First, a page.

“SCP as a pathway for sustainable development of SIDS”

Remarks by:

Mr Jeffrey Salim Waheed

Deputy Permanent Representative of the Republic of the Republic of Maldives to the United Nations, Chargé d’affaires, a.i.

New York, 15 May 2015 

Excellencies, Distinguished Colleagues,


Maldives is delighted to be part of this important event on “Sustainable Consumption and Production as a pathway for sustainable development of SIDS. I wish to thank the Chair of the Board of the 10YFP and the secretariat, for taking the initiative to organize this timely event.  


Distinguished Colleagues,


The Maldives is an archipelago of 1190 Islands with a geographical territory of 99 % sea and a mere 1% land. For Maldives all facets of our lifestyle, culture and economy exclusively depend on coastal and marine biodiversity, including the two leading sectors, tourism and fisheries, contributing most to our economy. Our biodiversity contributes to 71% of our national employment, 49% of public revenue, 62% of foreign exchange, 98% of exports, and 89% of GDP. Our oceans and islands are threatened by the effects of Climate Change, the most direct and threatening spawn of unsustainable production and consumption.


We believe that sustained economic and social progress can be reached while taking the environmental pillar of sustainability fully into account. We should avoid environmentally or socially unsustainable short-term gains. Economic growth is a great tool to achieve our common aspirations. But it becomes useful only when it is based on sustainable consumption and production, rather than on the deterioration of natural capital and ecosystem services.


In the Maldives, tourism and related services contribute about 30% to the GDP, but its indirect contributions are much higher. For a country with a population of 380,000 we receive more than 1 million tourists per year. This is due to the vibrant coral reefs, white sandy beaches and its abundant marine life. The future and the economy of the country are closely linked to the careful management of the natural environment. We take great care in delivering a product that is sustainable and environmentally friendly. The Tourism Master Plans are aimed at preserving and protecting the natural resource base, heritage and culture while at the same time, introducing green technologies, sustainable energy sourcing, and carbon emission reduction methods for the tourism industry.


Another important economic sector in the Maldives is fisheries and our practices have been internationally recognized as sustainable. Poll and line fishing is the backbone of our fisheries industry, and this unique fishing method ensures the protection of marine life. However, the increasing global depletion of this valuable resource is a travesty. The most conservative estimates show that over 30% of the World's fish stocks are overexploited and another 50% are fully exploited. Many other fish stocks are data deficient but are still being fished. The world is losing billions of dollars a year due to overfishing. We as an international community need to put an end to IUU fishing and perverse subsidies that are economically unprofitable.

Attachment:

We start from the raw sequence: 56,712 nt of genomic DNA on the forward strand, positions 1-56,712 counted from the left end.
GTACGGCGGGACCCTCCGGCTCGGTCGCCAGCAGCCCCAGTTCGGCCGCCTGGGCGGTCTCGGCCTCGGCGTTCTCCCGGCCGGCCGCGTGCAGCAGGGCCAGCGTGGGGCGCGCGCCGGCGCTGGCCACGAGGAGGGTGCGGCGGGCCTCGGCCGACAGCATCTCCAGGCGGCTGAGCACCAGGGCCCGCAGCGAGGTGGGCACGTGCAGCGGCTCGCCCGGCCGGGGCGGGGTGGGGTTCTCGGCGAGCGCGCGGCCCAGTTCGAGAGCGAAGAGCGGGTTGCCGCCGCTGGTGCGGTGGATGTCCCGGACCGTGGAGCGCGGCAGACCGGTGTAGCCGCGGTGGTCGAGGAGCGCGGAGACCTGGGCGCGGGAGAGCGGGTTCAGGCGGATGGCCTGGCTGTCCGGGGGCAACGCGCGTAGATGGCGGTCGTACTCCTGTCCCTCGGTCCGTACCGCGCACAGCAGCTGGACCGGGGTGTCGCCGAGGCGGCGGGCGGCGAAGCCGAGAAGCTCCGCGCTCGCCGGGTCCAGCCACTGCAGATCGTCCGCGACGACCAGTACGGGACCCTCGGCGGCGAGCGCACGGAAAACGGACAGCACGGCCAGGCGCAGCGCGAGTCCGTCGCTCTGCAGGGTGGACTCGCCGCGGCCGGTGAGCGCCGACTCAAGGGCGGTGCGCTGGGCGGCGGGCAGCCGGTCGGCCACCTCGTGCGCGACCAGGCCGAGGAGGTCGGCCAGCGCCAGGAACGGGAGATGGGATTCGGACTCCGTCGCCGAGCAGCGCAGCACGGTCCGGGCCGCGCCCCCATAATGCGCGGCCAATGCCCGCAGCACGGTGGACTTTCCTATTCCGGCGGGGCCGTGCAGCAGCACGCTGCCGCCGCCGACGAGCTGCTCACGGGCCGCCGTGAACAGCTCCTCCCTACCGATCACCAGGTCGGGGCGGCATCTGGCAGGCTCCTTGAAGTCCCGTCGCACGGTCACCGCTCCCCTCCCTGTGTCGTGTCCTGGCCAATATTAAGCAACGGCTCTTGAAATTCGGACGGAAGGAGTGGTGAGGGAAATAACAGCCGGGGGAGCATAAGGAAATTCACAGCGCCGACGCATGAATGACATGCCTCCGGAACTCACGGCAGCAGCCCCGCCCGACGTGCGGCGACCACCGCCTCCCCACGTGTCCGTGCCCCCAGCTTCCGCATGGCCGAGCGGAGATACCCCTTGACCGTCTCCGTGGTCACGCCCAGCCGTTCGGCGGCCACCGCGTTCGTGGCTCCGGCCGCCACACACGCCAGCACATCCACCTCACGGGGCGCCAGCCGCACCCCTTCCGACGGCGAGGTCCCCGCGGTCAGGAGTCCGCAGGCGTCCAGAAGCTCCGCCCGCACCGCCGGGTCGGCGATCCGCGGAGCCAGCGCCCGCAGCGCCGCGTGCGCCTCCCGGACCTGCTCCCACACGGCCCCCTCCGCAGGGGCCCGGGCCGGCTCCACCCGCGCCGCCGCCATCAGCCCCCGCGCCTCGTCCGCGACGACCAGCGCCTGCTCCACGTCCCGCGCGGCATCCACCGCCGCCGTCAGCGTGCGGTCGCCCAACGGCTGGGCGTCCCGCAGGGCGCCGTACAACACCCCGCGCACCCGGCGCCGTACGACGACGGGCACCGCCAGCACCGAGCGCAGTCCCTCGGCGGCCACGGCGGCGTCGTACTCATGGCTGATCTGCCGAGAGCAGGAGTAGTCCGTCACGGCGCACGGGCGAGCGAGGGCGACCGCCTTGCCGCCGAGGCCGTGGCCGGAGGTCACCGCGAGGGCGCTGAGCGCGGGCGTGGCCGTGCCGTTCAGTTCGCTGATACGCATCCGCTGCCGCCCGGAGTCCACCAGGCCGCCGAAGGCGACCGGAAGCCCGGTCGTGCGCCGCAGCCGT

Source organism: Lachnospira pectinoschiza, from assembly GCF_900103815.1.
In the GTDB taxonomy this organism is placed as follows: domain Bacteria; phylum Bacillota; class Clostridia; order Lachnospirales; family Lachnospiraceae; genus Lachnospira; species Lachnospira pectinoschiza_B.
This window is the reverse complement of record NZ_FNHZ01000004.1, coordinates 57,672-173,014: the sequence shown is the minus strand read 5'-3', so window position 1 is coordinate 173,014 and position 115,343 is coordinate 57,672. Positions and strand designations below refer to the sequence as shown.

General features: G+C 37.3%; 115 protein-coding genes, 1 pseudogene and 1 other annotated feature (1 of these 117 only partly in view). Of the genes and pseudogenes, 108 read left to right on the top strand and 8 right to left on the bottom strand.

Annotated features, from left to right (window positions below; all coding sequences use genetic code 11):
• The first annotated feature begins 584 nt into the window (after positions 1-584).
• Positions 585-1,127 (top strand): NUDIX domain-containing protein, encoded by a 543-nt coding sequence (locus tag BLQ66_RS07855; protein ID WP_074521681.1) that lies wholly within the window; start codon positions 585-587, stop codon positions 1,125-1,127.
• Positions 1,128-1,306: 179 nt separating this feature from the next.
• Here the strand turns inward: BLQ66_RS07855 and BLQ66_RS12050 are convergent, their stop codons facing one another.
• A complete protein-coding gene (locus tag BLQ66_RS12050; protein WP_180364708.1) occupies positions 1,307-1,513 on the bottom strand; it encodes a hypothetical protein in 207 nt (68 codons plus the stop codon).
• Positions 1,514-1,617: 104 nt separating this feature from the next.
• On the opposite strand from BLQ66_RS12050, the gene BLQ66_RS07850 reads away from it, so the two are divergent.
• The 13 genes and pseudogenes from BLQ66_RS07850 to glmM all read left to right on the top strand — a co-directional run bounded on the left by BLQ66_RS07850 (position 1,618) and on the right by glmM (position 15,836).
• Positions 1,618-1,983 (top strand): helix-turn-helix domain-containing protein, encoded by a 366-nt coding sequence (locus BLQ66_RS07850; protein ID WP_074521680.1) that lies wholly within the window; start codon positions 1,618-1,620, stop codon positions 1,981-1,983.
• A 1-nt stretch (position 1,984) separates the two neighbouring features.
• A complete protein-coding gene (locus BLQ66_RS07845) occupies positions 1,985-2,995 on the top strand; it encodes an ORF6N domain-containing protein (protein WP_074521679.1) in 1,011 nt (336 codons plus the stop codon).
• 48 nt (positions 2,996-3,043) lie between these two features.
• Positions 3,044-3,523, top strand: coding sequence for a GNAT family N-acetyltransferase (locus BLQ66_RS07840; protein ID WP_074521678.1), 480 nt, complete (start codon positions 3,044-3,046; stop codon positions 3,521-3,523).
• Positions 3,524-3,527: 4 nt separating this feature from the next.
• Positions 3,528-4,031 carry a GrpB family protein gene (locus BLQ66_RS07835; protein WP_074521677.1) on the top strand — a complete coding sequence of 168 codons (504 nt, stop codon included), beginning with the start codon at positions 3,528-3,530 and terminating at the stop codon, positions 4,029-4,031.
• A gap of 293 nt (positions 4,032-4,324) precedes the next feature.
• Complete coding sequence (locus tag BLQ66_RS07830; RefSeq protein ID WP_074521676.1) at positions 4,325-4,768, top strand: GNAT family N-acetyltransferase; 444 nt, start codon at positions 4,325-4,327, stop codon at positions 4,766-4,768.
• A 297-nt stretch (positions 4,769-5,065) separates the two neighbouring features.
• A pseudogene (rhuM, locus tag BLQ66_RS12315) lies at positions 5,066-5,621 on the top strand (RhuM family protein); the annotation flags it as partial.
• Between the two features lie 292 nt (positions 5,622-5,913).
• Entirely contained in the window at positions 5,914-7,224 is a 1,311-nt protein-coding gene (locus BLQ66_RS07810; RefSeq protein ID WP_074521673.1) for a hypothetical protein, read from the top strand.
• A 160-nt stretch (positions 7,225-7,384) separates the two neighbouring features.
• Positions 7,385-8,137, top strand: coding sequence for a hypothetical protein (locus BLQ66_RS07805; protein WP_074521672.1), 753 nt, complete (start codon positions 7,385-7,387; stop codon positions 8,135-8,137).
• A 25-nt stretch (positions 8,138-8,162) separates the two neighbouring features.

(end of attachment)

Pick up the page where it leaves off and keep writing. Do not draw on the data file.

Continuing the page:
Distinguished Colleagues,


Many SIDS countries are spending huge amounts on fossil fuels as the only source of energy.  In the Maldives, for example, we are currently spending 25% of GDP on importing fossil fuels.  Unless there is a substantial partnership created to high yielding technologies, we would not be able to reduce this overreliance on fossil fuels, no matter how ambitious programs countries like the Maldives have towards low-carbon development. We have several solar power pilot projects currently ongoing and recently we have started to install LED street lights. We will continue to strive and do the best in our capability.


Waste management in the Maldives has been a serious environmental problem and has recently emerged as one of the greatest environmental challenges in the country. In recent years, rapid population growth, changing consumption patterns, transportation difficulties and booming tourism sector have contributed to the growing quantities of waste in the Maldives. It is estimated that 860 metric tons per day (mtpd), or 312,075 metric tons (mt) per year, of solid waste is discarded in the Maldives (MTAC, 2013). The geographic nature of the Maldives with small island populations spread over large areas and with limited technology provides a distinct challenge for solid waste management. Currently there are a number of different initiatives underway to establish sound waste management including building island level waste management centres, establishment of regional waste management facilities, privatization of waste collection and pilot waste to energy project. In some island, the waste management center is functioning with user fees from households. Wastes are being segregated at household level. Further segregation is undertaken at the waste management center. A market driven composting facility on the island generates revenue and therefore it can be considered that an integrated waste management in island communities is a viable option.


In conclusion I would like to highlight that we as an international community have agreed in the Samoa Pathway that “all countries should promote sustainable consumption and production patterns, with developed countries taking the lead and all countries benefiting from the process”.


Thank you.